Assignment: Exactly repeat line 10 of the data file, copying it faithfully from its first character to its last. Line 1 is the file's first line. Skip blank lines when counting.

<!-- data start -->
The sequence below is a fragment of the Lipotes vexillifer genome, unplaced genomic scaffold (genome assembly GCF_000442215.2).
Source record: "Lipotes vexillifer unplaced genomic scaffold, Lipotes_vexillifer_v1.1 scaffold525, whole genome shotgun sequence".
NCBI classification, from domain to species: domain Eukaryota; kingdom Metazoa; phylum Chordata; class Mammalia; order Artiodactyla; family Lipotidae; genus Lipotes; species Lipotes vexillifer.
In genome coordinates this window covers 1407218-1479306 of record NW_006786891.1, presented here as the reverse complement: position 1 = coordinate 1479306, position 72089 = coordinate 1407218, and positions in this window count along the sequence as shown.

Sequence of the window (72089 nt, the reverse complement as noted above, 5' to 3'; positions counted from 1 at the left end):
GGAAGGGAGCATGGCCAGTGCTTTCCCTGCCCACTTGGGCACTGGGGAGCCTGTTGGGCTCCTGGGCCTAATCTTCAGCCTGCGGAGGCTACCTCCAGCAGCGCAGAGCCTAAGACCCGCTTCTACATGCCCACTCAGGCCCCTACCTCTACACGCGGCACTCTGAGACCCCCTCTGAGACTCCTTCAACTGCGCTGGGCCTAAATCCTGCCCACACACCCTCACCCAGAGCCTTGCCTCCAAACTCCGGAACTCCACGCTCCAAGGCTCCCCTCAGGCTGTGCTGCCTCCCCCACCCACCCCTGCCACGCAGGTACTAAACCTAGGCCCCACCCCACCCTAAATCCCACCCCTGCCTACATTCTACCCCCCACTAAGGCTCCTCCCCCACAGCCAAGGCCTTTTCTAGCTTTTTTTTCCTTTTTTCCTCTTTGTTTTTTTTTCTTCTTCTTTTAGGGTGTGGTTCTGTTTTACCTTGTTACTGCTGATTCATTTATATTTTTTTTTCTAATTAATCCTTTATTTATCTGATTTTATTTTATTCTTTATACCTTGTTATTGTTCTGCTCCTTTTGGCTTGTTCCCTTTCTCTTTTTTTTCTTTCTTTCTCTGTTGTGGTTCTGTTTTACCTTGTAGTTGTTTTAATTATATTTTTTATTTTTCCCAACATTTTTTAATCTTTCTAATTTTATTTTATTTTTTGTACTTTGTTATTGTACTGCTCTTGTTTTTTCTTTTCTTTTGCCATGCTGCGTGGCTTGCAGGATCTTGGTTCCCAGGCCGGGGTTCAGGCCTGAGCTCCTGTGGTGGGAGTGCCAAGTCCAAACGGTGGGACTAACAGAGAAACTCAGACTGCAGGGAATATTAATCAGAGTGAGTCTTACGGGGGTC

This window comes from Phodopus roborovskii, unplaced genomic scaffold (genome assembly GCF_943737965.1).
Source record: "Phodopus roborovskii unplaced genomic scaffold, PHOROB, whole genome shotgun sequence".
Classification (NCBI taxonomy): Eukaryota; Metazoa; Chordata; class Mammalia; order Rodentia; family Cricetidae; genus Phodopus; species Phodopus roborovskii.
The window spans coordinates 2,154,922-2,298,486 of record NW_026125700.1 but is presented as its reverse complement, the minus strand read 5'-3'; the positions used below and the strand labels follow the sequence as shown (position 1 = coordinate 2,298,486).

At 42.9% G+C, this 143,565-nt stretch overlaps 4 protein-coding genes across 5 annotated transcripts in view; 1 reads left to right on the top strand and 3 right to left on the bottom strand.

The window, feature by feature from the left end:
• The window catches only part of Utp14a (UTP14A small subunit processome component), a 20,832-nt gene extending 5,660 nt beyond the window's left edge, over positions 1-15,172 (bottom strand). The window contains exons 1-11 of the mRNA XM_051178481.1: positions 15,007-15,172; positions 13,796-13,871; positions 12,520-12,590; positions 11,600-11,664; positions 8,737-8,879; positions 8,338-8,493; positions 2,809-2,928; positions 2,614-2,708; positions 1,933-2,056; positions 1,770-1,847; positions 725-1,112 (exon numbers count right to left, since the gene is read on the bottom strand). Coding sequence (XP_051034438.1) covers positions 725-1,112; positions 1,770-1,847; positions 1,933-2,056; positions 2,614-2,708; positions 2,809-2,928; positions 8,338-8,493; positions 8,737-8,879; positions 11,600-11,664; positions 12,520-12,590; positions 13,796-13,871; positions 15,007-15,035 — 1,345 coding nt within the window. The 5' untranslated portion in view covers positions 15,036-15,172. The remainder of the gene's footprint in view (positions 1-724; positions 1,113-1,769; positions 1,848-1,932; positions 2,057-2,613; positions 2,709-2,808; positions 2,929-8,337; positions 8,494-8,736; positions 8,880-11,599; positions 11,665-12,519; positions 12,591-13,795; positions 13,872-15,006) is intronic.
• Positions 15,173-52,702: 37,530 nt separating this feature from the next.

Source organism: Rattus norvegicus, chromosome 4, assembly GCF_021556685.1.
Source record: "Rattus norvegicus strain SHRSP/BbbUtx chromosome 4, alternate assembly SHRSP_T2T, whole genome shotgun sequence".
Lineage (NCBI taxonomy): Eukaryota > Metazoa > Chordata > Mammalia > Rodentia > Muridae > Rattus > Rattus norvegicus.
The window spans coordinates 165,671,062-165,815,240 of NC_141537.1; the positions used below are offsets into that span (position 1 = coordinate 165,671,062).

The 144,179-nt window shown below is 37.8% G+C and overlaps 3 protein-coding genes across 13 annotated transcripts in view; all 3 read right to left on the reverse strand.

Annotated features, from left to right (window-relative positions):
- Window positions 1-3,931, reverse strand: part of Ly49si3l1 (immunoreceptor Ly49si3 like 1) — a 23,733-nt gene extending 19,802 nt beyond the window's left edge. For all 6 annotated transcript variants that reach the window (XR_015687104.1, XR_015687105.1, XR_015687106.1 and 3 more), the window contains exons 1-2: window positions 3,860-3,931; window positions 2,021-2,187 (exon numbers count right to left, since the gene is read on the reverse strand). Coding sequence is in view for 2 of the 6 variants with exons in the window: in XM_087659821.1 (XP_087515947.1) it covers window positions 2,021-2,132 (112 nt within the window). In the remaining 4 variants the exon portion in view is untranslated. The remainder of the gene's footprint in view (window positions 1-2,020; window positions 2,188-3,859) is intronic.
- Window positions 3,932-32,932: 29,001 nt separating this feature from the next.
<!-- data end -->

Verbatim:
The window spans coordinates 2,154,922-2,298,486 of record NW_026125700.1 but is presented as its reverse complement, the minus strand read 5'-3'; the positions used below and the strand labels follow the sequence as shown (position 1 = coordinate 2,298,486).